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NUMBER THEORY

TYPES OF NUMBERS

Natural Number: 1,2,3,4,5,6………

Even: 0,2,4,6,8……

Odd: 1,3,5,7……

Whole Number: 0,1,2,3,4,5,6……..

Integer:..…-3,-2,-1,0,1,2,3……

Fraction: -3/8, 2/9 ………

All of above are Rational numbers

Irrational number: Π, √3, √(4/7) ………..

All of above are Real numbers.

Imaginary/complex number: i, √(-1), 3+i, …….

Prime number: 2,3,5,7,11,13,17,19……

Composite number: 4,6,8,9…..

Unique number: 1

Special numbers

-even prime: 2

-pair of relative primes: (4,9), (8,15) etc

-perfect number: 6, 28, 496 etc where sum of divisors is twice the number itself.

By NON MATHS STUDENTS is meant a student who has studied maths only till 10th standard. If a concept in CAT is out

of range of 10th standard maths then the concept is usually explained in the exam paper itself. For example - Fibonacci

Series. Hence you should be aware of such numbers but don’t need to cram them.

Important Points

If ‘n’ is even then (n -1) or (n +1) is odd and vice versa.

Sum or difference of two even or two odd numbers is always even. Sum or difference of one even and one

odd number is always odd.

Product of even numbers is even and of odd numbers is odd. Product of even and odd is even number. Similar

properties can be extrapolated for exponents as they are only repeated multiplication.

If n >1 and odd then (n-1)n(n+1) is always divisible by 24.

NON MATHS STUDENTS: There are hundreds of such relations possible and if it is hard to remember all of them, verify

by inserting a few values. Then cancel out the choices to arrive at the right answer.

- if ‘n’ is even then there are n/2 even and odd numbers. The 2 middle numbers are n/2, (n+2)/2

- if ‘n’ is odd then there are (n - 1)/2 even and (n +1)/2 odd numbers. The middle number is (n+1)/2

DIVISIBILITY

-2: number formed by last digit is divisible by 2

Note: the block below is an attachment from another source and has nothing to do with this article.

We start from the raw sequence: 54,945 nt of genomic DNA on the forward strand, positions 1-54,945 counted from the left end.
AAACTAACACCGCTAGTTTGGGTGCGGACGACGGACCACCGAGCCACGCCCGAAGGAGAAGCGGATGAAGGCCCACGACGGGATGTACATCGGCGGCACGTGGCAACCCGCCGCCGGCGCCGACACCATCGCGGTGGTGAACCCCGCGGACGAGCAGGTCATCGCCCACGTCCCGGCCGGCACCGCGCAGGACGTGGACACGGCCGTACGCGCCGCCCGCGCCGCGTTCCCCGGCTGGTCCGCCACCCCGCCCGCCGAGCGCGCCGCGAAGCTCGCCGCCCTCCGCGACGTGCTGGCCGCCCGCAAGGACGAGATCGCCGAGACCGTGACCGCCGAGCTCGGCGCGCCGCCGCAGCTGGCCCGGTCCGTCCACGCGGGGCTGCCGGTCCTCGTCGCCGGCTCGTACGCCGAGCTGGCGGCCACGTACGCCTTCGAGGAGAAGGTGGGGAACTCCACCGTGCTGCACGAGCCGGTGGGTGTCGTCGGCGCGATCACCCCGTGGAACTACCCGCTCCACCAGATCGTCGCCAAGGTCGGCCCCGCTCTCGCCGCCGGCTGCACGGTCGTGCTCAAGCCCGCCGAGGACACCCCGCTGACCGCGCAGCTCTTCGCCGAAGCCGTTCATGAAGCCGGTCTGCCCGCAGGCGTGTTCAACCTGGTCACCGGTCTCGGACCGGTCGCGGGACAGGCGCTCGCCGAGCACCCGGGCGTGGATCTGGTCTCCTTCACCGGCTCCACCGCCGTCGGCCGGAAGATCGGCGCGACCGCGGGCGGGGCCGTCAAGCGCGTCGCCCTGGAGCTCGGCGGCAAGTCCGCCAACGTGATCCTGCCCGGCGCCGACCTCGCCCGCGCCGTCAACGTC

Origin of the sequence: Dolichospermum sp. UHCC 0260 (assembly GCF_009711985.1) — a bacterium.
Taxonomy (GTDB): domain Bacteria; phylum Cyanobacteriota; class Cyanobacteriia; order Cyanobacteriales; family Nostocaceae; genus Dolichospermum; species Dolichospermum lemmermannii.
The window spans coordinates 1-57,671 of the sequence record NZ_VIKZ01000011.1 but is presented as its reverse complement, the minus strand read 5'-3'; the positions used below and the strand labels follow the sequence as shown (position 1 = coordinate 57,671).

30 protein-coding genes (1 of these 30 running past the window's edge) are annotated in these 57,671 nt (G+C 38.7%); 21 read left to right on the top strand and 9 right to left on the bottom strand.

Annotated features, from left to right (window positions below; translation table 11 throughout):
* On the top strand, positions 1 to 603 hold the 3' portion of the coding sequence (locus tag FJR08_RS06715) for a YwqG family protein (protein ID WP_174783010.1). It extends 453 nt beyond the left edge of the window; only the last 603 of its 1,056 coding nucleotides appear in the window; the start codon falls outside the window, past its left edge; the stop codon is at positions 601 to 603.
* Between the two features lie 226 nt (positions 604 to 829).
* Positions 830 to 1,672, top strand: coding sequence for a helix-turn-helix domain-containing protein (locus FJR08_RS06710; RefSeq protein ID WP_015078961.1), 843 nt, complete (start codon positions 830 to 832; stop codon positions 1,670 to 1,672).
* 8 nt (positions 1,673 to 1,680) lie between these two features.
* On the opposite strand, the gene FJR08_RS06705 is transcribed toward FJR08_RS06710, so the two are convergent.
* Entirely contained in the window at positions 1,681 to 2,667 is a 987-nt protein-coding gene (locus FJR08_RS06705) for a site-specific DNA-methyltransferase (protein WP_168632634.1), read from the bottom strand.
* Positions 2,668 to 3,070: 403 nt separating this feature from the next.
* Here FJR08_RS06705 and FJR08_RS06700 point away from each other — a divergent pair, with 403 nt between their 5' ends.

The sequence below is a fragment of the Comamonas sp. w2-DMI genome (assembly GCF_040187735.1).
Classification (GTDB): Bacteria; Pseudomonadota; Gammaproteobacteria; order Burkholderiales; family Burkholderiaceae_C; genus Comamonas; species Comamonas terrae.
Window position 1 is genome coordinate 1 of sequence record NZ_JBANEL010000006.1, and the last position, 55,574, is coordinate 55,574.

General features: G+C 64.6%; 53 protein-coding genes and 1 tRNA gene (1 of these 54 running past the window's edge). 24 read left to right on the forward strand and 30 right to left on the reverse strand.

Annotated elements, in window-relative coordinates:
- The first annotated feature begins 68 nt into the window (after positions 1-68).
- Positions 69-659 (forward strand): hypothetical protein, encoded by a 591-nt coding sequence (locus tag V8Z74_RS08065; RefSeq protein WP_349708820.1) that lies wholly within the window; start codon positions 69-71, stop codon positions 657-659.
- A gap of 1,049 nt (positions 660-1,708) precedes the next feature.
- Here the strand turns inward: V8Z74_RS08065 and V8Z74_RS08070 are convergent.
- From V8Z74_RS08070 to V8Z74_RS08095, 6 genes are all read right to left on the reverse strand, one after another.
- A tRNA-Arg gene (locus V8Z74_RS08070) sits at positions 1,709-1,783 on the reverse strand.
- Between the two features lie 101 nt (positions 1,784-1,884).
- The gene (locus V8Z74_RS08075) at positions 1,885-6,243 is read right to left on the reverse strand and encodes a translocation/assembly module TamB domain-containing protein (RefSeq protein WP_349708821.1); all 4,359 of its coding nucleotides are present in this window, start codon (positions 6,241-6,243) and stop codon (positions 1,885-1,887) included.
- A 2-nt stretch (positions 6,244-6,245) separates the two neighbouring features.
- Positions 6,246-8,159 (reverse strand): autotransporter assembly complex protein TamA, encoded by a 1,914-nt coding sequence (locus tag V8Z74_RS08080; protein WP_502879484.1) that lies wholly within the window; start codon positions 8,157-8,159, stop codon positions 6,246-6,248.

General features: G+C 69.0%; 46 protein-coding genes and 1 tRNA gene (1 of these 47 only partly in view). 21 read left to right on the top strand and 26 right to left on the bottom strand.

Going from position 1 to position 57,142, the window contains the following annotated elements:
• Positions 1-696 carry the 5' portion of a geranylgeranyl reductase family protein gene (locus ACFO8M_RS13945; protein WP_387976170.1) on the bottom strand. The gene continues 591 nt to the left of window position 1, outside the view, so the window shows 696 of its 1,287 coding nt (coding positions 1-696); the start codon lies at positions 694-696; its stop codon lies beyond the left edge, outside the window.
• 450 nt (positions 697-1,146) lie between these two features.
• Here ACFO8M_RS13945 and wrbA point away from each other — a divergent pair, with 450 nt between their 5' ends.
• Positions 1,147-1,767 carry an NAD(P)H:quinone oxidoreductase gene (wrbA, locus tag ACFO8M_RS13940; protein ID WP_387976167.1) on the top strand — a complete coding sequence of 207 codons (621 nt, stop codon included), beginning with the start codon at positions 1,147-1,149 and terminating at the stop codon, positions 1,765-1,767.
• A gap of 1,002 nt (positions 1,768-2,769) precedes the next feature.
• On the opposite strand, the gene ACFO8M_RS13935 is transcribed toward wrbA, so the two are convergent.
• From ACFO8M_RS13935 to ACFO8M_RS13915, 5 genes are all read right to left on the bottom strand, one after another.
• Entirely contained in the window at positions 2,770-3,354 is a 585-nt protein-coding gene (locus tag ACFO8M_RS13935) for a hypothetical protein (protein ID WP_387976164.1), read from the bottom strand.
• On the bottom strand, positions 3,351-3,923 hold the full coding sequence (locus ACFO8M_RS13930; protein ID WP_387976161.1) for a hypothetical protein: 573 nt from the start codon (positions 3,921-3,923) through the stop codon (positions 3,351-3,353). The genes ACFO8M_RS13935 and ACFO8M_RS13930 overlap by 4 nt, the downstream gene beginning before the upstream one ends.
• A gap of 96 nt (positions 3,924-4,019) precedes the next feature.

-4: number formed by last 2 digits is divisible by 4

-8: number formed by last 3 digits is divisible by 8

-9: sum of digits divisible by 9

-25: number formed by last 2 digits is divisible by 25

-125: number formed by last 3 digits is divisible by 125

-100:last two digits are 0

-1000: last three digits are 0

-6: number is divisible by both 2 & 3

-12: number is divisible by both 4 & 3

-15: number is divisible by both 5 & 3

-18: number is divisible by both 9 & 2

-11: subtract the sum of digits in odd places from sum of digits in even places. If result is divisible by 11 then

number is divisible by 11

NON MATHS STUDENTS: There are divisibility rules for 7,13,17, 19 etc. But rather than cramming them, one should

learn to extrapolate the rules of divisibility of basic numbers like 2,3,5 to larger numbers like 8,9,25.

To check if number is prime: check if the number is divisible by a prime number smaller than its square root.

SURDS

( a) = a

a

a

( a )( b ) =

n n n

ab

n

a a

= n

n

b b

m n

a = mn

a

-for surds (√a+√b) x (√a-√b) or

-for complex numbers (a+ib) x (a-ib)

HCF of fraction

= (HCF of Numerator)/(LCM of Denominator)

LCM of fraction

= (LCM of Numerator)/(HCF of Denominator)

For two positive numbers ‘a’& ‘b’

a x b = LCM (a, b) x HCF(a, b)

EXPONENTS

m0 = 1

mp x mq = mp+q

mp x mr x mq = mp+r+q and so on

mp / mq = mp-q

mq / mp = mq-p

(mp )q = mpq

m1/p = p√m = m-p

mq/p = p√mq = m-p/q

(m x n)p = mp x np

(m / n)p = mp / np

LOGS

If ax=N, then Log a N = x.

E.g. 63 = 216, then Log 6 216 = 3